By JasonR86 14 Comments
So I have a nephew who is just over 2 years old. It seems like every time I see him he's a little different because he's constantly learning so much so quickly. Plus that learning is usually a culmination of several different things all coming together to form one whole. So it's rare for me to see him not only learn something but to see him learn it from a direct interaction with a specific thing.
Well yesterday I finally got to see such learning take place. My sister has added a few game to her i-phone so that my nephew can play with them. What he likes to do is take the phone to someone and play two games with that person; Angry Birds Space and Temple Run. Yesterday was my turn to play those games with him.
So he ran over to me phone in hand, jumped on to the couch next to me, plopped the phone in my hands, and urged me to play. The first game we played was Angry Birds. He pulled up a level that he knew how to beat and showed me. Then he got a level he couldn't beat and couldn't figure what to do. All of the level prior to this new level required him to shot the bird left to right and didn't rely too much on gravity from other planets. This new level required him to shot right to left and use a planet's gravitational pull to whip the bird around the planet to hit the pigs. His problem was he kept shooting left to right. So I showed him the concept of shooting right to left and using gravity (by doing it myself with one of our birds). Once he saw me do it he figured it out and then, in subsequent levels, applied shooting in all direction and gravity to hit the pigs. It was amazing. One simple example was all he needed to grasp a pretty complex concept for such a young kid.
He then pulled up Temple Run. Basically he knew how to jump but he didn't know how to slide or turn left and right. He also didn't have the timing down at all. He just kept jumping over and over. So I showed how to jump, slide, and turn left and right and associated those actions with words ('up', 'down', 'left', 'right'). I then gave him the phone back and, as he played, said the words with the right timing so that he could react appropriately. He got it right away. He had to act pretty fast too and he did it really well. Then I stopped speaking and he kept progressing through the game with his newly attuned timing.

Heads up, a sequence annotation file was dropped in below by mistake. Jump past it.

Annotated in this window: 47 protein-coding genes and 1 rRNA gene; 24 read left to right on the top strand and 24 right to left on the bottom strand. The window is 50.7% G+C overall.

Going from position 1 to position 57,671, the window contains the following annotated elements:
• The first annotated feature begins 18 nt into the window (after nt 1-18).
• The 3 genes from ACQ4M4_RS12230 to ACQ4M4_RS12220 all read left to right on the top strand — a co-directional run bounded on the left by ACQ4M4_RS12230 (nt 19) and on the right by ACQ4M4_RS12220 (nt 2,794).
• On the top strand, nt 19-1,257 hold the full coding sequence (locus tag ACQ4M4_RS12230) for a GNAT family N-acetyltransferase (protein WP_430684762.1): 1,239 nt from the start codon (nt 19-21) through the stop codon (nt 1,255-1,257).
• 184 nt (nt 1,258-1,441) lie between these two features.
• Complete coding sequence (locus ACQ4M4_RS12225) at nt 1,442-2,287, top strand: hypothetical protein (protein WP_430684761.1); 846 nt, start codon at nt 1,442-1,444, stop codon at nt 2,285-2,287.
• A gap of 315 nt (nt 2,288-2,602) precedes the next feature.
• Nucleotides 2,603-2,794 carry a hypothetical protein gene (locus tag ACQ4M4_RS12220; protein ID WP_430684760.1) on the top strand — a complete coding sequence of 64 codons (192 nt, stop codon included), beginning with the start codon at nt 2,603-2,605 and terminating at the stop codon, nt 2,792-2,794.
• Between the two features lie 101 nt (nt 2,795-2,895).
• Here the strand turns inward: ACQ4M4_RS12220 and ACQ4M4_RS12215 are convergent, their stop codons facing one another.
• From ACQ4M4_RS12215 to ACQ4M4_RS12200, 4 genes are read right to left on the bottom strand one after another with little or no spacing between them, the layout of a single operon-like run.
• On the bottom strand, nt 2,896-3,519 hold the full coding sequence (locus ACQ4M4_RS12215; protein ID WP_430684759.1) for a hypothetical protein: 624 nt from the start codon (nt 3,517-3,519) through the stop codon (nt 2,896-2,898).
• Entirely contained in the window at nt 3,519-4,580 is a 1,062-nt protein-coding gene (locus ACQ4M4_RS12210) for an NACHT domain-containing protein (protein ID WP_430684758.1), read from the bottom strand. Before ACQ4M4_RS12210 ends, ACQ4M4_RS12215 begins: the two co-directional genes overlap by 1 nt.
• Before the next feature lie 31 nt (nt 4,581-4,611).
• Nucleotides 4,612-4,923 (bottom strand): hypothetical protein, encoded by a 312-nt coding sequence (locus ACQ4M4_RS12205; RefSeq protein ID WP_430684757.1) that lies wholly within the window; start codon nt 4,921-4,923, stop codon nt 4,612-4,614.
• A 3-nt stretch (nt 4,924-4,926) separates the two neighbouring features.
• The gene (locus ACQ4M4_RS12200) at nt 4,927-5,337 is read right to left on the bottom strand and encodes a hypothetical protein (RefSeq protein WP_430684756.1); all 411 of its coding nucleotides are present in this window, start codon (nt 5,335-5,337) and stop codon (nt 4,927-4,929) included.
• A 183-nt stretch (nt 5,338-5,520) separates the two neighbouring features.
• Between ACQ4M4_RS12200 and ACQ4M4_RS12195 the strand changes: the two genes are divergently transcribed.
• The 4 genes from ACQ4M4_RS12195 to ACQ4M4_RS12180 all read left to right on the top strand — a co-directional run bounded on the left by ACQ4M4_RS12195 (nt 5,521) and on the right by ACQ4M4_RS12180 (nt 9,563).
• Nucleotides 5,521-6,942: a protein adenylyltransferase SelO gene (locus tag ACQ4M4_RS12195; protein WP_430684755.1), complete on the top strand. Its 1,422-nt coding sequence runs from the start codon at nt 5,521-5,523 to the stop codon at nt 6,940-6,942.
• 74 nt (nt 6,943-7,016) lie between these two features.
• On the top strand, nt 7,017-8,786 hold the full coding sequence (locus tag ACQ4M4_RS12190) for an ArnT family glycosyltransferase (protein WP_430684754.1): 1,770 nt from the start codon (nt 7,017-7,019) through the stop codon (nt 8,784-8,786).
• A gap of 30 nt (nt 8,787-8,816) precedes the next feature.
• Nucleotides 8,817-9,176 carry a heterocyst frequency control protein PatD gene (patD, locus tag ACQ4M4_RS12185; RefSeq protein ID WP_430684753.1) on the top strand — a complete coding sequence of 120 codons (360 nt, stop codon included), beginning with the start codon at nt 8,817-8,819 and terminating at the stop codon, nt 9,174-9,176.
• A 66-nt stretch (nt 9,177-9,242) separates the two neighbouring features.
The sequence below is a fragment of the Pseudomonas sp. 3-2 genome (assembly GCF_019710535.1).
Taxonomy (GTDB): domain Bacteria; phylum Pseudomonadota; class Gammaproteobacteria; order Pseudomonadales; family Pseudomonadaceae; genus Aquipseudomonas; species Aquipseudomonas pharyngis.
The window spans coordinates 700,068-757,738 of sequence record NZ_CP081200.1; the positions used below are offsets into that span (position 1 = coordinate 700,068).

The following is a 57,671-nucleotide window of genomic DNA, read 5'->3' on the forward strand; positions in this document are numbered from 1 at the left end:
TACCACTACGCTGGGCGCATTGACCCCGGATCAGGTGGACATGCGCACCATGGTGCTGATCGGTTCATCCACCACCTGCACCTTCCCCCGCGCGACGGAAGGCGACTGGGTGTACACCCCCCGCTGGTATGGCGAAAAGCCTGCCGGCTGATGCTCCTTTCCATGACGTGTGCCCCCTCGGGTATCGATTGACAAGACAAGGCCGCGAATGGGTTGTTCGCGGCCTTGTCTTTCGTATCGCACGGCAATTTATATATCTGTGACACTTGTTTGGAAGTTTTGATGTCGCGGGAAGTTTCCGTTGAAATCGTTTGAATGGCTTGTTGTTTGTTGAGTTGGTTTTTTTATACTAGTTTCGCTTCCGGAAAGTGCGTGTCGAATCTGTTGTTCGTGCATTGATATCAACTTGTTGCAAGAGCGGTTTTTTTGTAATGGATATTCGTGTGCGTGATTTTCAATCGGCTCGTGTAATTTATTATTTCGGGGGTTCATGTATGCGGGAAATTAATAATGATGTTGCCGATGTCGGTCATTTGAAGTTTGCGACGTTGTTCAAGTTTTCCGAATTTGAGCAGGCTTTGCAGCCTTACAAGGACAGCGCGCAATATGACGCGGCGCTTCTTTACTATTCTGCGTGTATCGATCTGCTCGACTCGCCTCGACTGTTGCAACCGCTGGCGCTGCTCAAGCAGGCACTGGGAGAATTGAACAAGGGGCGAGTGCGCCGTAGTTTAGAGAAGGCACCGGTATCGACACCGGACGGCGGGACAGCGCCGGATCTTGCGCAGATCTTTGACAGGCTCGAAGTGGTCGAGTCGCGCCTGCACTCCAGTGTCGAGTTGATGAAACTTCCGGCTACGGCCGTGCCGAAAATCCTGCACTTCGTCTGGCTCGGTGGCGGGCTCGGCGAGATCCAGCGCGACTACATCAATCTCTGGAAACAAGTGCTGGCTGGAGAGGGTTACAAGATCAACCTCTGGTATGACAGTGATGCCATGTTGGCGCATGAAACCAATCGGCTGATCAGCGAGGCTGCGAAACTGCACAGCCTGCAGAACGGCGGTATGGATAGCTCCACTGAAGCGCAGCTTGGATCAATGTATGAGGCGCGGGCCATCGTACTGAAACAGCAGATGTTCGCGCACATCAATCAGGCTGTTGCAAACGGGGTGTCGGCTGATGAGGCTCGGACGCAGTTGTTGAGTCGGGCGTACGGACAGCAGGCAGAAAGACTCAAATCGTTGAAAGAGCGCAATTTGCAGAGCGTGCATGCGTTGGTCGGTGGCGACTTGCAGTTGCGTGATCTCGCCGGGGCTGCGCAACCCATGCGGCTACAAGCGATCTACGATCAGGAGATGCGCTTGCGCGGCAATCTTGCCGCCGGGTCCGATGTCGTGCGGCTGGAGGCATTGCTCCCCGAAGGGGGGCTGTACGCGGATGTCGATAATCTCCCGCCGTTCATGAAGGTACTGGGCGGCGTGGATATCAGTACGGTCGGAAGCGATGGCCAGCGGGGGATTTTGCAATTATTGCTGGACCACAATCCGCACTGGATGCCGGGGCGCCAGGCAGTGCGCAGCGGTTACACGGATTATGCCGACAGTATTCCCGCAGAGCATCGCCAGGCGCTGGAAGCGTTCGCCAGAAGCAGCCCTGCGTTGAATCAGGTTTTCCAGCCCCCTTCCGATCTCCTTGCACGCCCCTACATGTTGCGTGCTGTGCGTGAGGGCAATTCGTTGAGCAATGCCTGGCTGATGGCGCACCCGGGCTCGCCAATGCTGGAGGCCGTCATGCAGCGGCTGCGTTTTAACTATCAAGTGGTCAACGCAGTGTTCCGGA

What was the coolest thing about this experience was seeing how much fun he had while he was learning at the same time. Plus we got to spend time together which we both liked. I've been playing games for a long time. I was playing the Colecovision when I was not that much older then my nephew. So I know that they have had an effect on how I think and perceive the world. But this was the first time that that correlation was made so explicitly clear to me. It was also great to see how much fun these games can be. I think that as I've gotten older I've taken games more and more seriously. Which is fine and I'm happy that the medium has grown to such a degree that I can do so. But it's kind of nice to remember that games can also be a ton of fun too. I guess I just needed a 2 year old to remind me of these things.